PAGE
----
|Directed by:||Gregori Viens||Rating:||TV-PG|
|Release Date:||1995||Running Time:||55 mins|
|More Info:||Wikipedia entry on Rhodes||Category:||America|
Despite surviving for over 400 years, one unique Sephardic community’s rich culture is facing potential demise in America. Island of Roses: The Jews of Rhodes in Los Angeles traces the Rhodelis’ history — sharing their distinct traditions, and investigating the lives of modern descendants to see how the past is being preserved.
“The summer nights in Rhodes were so clear,” an immigrant from Rhodes remembers, declaring, “the moon shone like the sun.”
A fascinatingly-unique community, the Sephardic Jews of Rhodes were once Spaniards who came to find an idyllic new home in the Greek island of Rhodes. The same night that Columbus set sail in 1492, the King and Queen of Spain forced all Jews out of their country. Sephardic refugees settled throughout the Mediterranean, and a large number of them chose to make their home on the beautiful Rhodes, where almond and lemon trees grew and the smell of roses was always in the air. It was a similar sentiment for nature’s beauty that led them to Los Angeles when a new kind of oppression surfaced.
The Mediterranean island of Rhodes was once heavily populated by Jews, but only a hand-full still live there today. Fleeing WWII and its aftermath, many Rhodes Jews immigrated to Los Angeles, where the warm weather and sunny beach reminded them of home. Island of Roses shares interviews with some of the last surviving immigrants, who offer nostalgic memories of their lost home, and explores how the once vibrant community of Rhodes Jews in Los Angeles now struggles to preserve its traditions as younger, assimilated generations have to make a conscious effort to maintain the practices of their ancestors.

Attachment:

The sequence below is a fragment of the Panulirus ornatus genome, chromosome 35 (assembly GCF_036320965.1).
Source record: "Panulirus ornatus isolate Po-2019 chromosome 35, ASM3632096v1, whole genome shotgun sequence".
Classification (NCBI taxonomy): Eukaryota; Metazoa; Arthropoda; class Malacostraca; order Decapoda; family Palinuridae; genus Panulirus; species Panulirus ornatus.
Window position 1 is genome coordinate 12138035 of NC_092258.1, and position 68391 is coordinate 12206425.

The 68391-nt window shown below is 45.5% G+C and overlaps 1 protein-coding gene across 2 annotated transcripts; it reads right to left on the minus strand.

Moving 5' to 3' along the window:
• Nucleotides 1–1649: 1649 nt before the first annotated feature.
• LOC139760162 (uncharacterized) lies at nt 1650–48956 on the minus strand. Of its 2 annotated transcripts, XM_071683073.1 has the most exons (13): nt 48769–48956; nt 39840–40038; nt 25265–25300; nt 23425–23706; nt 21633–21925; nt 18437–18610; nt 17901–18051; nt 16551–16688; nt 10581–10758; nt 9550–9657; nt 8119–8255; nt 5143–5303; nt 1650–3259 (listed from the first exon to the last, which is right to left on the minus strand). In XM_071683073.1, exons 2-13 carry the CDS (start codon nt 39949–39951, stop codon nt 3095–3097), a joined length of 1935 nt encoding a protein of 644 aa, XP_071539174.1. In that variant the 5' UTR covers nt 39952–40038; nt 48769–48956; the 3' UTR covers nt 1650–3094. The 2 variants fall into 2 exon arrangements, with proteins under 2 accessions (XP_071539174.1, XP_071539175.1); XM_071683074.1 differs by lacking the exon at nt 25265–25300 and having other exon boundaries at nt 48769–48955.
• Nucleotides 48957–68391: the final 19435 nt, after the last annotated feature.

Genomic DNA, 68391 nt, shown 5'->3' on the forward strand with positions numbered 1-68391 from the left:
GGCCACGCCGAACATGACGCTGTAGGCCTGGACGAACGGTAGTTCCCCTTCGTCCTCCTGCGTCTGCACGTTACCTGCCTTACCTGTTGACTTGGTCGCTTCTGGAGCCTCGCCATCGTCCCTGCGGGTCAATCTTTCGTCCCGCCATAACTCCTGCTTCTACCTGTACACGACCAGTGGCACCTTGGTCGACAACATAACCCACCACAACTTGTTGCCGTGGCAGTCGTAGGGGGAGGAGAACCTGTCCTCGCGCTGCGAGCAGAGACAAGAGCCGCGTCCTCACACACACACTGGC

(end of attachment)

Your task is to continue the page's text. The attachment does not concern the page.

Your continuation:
For centuries the Jews of Rhodes lived peacefully, preserving the medieval form of the Ladino language they took with them from Spain and practicing their own distinct Sephardic traditions. But the quiet island was invaded by Germany in 1944, and Rhodes Jews were among the many sent off in cattle cars to their deaths.
Island of Roses reconstructs the past that the Nazis destroyed through the stories and memories of the few living Jews who still remember what life on Rhodes was once like. It sounds ideal when one woman speaks about her vibrant youth on the Mediterranean island, where she spent every day of the summer on the beach and went out at night all dressed up with her girlfriends to listen to music on the Mandraki Harbor.
But the generation that was blessed with such sweet memories is starting to die out. Island of Roses explores the identity struggle facing the descendants of these immigrants. Having grown up immersed in American culture but made familiar with Rhodes customs, the children of immigrants must decide to what degree they identify with each. While they recognize the value of centuries-old traditions that threaten to be lost in history, it’s easier to let these traditions die. It takes a deliberate effort to learn a second language that few people speak, observe old folk practices, and figure out the proportions to a grandmother’s old recipes that she never bothered to write down.
But, ultimately, the documentary recognizes how lucky the Los Angeles Jews of Rhodes are to know their roots and be bound together by their age-old practices. In one scene, a large family is gathered around a dinner table, ready to enjoy a delicious, huge traditional meal and each other’s company, when the family’s aged patriarch begins to sing in Ladino.
“My heart is sighing, what is to become of me in foreign lands,” he croons, the old song’s weighty lyrics moving to a slow melody, sharing an immigrant’s apprehension about moving away from his homeland. The sad song is delivered beautifully, and one can’t help but think that the best way of mourning what is lost is to be grateful for having once had it.